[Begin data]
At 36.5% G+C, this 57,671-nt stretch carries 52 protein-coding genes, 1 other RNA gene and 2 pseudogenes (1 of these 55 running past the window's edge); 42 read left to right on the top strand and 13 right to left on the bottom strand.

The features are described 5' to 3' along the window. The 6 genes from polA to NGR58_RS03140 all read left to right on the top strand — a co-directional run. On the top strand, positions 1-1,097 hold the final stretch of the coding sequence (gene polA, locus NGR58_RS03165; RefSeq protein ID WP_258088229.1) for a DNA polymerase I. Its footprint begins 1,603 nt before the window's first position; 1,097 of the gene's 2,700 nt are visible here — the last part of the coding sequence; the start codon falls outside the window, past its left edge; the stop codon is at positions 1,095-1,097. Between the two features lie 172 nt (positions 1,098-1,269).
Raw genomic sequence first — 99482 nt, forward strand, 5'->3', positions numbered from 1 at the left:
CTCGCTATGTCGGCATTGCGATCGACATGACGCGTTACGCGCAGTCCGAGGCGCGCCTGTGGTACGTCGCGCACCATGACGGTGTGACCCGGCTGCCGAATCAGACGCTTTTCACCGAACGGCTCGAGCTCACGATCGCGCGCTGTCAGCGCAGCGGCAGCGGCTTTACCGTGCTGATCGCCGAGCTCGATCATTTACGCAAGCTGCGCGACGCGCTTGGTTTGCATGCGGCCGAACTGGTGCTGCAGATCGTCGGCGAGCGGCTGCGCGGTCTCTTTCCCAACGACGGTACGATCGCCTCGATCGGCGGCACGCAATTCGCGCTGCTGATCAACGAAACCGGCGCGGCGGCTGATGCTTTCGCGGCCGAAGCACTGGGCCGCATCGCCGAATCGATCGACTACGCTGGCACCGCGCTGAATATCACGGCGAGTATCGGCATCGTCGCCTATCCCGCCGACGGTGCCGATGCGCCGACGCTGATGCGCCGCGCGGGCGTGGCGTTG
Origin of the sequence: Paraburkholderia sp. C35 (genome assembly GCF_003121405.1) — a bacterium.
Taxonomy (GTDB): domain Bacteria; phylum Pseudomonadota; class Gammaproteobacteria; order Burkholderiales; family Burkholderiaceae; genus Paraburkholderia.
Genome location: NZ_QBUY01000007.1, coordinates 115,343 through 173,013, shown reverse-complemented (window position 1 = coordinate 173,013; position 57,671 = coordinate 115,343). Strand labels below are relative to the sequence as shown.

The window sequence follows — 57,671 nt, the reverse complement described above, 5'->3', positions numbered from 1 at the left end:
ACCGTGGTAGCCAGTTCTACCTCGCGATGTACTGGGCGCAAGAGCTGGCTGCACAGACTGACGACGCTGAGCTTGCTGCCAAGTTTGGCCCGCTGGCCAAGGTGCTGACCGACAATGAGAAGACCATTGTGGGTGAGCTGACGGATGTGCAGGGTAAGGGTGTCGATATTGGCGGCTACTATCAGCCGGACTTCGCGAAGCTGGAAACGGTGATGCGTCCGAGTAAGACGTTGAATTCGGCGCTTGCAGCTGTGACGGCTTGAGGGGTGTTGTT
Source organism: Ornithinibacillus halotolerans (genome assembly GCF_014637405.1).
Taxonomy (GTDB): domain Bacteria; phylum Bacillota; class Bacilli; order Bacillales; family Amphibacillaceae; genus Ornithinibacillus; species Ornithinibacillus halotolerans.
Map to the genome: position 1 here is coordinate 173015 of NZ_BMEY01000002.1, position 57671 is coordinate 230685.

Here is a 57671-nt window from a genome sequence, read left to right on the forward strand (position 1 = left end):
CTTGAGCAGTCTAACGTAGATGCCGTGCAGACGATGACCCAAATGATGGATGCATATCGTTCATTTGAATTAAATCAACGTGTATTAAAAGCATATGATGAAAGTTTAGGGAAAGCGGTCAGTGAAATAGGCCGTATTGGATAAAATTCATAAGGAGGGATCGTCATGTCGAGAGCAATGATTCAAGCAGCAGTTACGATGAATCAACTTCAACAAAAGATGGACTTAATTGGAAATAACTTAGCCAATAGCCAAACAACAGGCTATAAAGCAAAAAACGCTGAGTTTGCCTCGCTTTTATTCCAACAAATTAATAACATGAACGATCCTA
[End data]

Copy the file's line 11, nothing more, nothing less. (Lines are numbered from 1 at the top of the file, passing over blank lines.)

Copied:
Taxonomy (GTDB): domain Bacteria; phylum Bacillota; class Bacilli; order Bacillales; family Amphibacillaceae; genus Ornithinibacillus; species Ornithinibacillus halotolerans.